Unlike the traditional model in which the developer is in the lead, here the design team devises the scheme, which is then presented to the municipality. The municipality agrees on a blueprint of its own, an overarching set of goals for physical planning. It then finds developers who will work within the broad guidelines established by the winning team of architects, landscape architects, and planners. This process differs fundamentally from most development work in the United States. It is not the developers’ fault; the public good is, literally, not their responbility. It is, however, the responsibility of civic government.

Sphinx; architect: Frits van Dongen

In the Borneo project, there was clearly the needed professional expertise “in house”: designers who worked for the city could evaluate design proposals. This responsibility has not been “outsourced” or relinquished. In contrast, we often find U.S. housing authorities with no professional design staff; they have ceded that responsibility to the development community and have gotten out of the business of participating actively in the design of public services. At this juncture, the erosion of rights for all citizens can occur. The city is, after all, our collective public space.

Sphinx Garden; architect: Frits van Dongen

Work such as this does not happen of its own accord. It is nurtured by support, in this case almost entirely public. Designers are commissioned to undertake public work and given the means and time to do that work. Most important, they are brought in at the beginning of the process. There is the confidence that design is not decoration, but fundamental to the rethinking of public institutions and public space. Not only are funds made available but governmental agencies actively engage emerging designers, allowing them to develop international opportunities and alliances through work on Dutch consulates overseas,. Architecture, landscape architecture, and industrial design are seen as viable exports, and ambassadors abroad.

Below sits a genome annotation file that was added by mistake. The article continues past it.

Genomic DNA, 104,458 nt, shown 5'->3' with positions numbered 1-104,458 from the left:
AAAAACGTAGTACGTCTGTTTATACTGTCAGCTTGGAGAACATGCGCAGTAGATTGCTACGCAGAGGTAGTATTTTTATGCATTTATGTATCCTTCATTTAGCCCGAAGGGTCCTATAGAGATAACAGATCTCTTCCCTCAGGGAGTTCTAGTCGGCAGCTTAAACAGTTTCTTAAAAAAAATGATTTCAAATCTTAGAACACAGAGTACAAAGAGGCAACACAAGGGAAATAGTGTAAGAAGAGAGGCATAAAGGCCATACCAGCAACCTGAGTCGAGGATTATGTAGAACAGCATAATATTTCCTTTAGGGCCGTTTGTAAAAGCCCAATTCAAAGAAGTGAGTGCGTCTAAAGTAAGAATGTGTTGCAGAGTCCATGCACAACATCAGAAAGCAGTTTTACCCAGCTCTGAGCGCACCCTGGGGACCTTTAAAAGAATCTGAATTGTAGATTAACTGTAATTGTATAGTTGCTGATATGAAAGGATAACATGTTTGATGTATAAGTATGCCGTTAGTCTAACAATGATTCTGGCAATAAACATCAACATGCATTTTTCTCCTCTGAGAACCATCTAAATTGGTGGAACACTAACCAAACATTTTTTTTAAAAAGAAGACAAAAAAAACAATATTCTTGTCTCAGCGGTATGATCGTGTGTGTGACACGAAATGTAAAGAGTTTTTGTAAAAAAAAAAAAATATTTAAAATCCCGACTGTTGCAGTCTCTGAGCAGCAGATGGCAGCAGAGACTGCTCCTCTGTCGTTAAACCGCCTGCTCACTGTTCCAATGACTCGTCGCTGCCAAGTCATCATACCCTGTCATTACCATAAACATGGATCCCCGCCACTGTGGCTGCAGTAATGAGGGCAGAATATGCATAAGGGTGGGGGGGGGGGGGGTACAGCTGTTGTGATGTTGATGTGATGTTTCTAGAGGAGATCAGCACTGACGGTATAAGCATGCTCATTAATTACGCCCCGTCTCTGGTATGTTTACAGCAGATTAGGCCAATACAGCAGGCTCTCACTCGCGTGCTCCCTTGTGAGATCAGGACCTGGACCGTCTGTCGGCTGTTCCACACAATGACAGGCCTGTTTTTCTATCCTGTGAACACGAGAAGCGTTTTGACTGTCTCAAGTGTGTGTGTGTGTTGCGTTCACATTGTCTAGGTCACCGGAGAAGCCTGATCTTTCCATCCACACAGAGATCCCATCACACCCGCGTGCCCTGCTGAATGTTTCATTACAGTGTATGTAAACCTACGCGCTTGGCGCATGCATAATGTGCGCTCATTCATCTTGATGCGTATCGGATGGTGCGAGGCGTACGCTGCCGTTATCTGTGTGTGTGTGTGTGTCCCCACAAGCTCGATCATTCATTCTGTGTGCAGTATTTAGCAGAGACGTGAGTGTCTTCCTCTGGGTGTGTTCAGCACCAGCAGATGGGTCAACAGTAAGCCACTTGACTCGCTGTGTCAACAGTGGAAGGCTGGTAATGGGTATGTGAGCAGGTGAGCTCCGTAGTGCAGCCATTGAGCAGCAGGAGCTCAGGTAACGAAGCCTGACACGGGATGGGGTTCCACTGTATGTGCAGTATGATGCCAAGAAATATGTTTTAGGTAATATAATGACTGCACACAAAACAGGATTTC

The success of the Borneo project underscores the difficulties of making new sections of the city that are complex but conceived at one point in time. Leaving unassigned space for the incidental, accidental, spontaneous, and often fleeting colonization makes a city real.

Fountainhead; architect: Kees Christiaanse

Back in the historic center, walking to the hotel past the large framed by the great arched passageway of the Rijksmuseum, it is not the cleverness of the landscape design or the monumental gothic revival facades that are striking (though these all contribute to the impression), but the density of activity filling the space and surrounding streets—people lying on the grass, walking, eating and biking. It is a full-color version of a contemporary city in motion. In an abstract field of angles and points, cars, trams, and people make a grand prospect of a civil society out in public.

Delft, January 2007
Sigit Kusumawijaya

This paper work is a continuation from the previous post: Introduction of Urban Planning: Urban Design Methods and Theories [Writing for Master Course, 2007], an assignment submitted for the Master study course Urban Design Methods and Theoriesof the Department of Urbanism, Faculty of Architecture, Delft University of Technology (TU Delft). This writing is not the full version of the assignment, only one case study are showed.